Far too often, people ask the wrong question. Raymond from The Old New Thing has a perfect example of this. Although his post is more about “people sometimes [asking] a question that can’t or shouldn’t
be answered because it is based upon a misunderstanding.”
I’m sitting here on the couch watching “I Am My Own Twin” on TLC (I TiVo’d it last night). The special chronicles the “stories of individuals born with a rare condition in which two embryos fuse together into one fetus.” A woman has given birth to several babies over a period of years and is applying for child support. DSHS has the woman, the man, and the babies get DNA tests to confirm paternity. However, when DSHS gets the tests back, the find that the woman shares no common DNA with the babies. At this point they ask, “You’re not the real mother. There is no way you can be the mother. Where did you get these kids from? Did your sister have these children and you’re taking them?”
This is an example of asking the wrong questions. If a person asks, “Who is your mother?” What data do you use to qualify your answer? What data can you use to qualify your answer?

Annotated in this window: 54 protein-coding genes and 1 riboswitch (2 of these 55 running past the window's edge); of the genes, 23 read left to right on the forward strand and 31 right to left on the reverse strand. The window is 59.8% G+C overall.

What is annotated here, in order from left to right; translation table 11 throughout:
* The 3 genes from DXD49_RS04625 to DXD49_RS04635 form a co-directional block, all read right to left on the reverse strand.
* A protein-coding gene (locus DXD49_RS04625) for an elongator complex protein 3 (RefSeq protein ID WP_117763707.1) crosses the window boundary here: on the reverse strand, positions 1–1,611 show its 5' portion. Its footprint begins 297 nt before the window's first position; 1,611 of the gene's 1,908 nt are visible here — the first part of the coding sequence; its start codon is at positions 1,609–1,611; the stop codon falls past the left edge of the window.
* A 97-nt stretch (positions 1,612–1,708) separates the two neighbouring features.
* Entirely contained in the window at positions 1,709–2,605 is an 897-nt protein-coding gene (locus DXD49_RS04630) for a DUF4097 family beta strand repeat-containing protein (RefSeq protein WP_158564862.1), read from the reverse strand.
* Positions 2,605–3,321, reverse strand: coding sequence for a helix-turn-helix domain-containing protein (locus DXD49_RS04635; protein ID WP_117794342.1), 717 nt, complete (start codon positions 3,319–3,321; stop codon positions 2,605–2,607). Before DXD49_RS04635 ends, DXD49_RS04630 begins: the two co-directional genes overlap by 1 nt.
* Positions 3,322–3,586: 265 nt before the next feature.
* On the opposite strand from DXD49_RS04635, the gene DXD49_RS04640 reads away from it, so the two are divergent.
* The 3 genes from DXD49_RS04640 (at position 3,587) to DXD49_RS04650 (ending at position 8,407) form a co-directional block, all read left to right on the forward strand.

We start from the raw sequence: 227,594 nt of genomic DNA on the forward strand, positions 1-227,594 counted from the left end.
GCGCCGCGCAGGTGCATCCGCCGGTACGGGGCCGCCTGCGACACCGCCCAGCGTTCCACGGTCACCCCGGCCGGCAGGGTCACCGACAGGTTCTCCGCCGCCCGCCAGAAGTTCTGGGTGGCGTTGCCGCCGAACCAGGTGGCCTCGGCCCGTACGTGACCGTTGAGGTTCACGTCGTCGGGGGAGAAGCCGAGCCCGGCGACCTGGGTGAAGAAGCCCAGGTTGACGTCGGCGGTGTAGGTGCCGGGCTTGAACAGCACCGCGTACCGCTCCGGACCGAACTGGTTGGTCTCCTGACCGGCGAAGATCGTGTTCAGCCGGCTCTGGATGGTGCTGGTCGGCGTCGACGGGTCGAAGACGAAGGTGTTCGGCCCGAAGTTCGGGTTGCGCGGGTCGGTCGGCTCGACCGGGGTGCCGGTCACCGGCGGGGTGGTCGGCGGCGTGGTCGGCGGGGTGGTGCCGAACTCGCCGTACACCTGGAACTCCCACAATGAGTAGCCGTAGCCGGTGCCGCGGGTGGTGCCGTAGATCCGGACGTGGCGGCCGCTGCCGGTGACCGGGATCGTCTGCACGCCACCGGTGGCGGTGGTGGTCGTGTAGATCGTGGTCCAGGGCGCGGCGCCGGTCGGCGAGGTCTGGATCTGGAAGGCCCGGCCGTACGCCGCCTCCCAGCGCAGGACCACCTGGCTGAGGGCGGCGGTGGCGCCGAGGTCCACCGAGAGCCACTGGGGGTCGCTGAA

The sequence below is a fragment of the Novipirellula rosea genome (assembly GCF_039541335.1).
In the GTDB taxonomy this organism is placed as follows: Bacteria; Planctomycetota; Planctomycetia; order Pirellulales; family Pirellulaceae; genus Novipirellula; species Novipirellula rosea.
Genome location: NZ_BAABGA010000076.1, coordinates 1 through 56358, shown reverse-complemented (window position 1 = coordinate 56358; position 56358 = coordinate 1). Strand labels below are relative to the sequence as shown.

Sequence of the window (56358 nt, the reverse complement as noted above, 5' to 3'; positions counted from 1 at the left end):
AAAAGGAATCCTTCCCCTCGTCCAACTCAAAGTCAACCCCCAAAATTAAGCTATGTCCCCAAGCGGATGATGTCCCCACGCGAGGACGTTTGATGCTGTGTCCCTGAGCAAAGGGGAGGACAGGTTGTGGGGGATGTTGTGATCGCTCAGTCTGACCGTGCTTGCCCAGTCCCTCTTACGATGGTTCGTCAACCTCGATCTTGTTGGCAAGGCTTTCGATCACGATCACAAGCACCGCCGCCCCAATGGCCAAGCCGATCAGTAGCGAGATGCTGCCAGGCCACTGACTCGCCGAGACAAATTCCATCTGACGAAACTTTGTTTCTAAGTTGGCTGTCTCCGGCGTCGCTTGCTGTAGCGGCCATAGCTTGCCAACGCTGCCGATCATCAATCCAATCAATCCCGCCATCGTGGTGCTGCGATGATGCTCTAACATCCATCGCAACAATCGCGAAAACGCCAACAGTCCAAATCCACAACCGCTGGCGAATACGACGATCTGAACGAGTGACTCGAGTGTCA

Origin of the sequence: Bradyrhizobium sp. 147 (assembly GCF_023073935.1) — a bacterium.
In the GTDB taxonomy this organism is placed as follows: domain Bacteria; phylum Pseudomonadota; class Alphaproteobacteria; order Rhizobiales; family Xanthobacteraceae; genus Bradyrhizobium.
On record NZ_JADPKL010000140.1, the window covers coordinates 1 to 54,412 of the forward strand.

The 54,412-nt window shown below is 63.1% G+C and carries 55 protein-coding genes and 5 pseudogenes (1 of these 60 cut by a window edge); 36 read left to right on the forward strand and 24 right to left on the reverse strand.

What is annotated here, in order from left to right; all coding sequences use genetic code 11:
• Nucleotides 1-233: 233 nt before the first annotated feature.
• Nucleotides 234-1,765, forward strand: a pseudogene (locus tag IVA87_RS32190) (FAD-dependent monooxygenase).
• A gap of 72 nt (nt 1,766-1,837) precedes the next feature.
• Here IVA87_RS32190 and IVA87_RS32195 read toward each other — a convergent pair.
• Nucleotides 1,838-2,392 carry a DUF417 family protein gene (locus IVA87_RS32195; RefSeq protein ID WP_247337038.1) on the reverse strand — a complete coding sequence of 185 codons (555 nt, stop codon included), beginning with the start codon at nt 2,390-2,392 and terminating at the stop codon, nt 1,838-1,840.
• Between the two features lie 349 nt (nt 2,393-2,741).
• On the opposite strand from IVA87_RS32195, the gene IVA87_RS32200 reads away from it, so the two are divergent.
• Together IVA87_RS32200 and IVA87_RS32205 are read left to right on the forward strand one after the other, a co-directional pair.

I could say that Pam is my mother because she A) Physically gave birth to me, B) Shares 50% of DNA, and C) Raised me. I assume that for the purpose of the DSHS investigation, they don’t care who is currently rasing the child. This means that as far as DSHS is concerned, the mother is the person who gives birth to a child that shares ~50% of the DNA. The problem is (as this show goes to point out), that person may not be one and the same. In fact, “who is your mother?” can easily have at least three different answers, all of them correct!0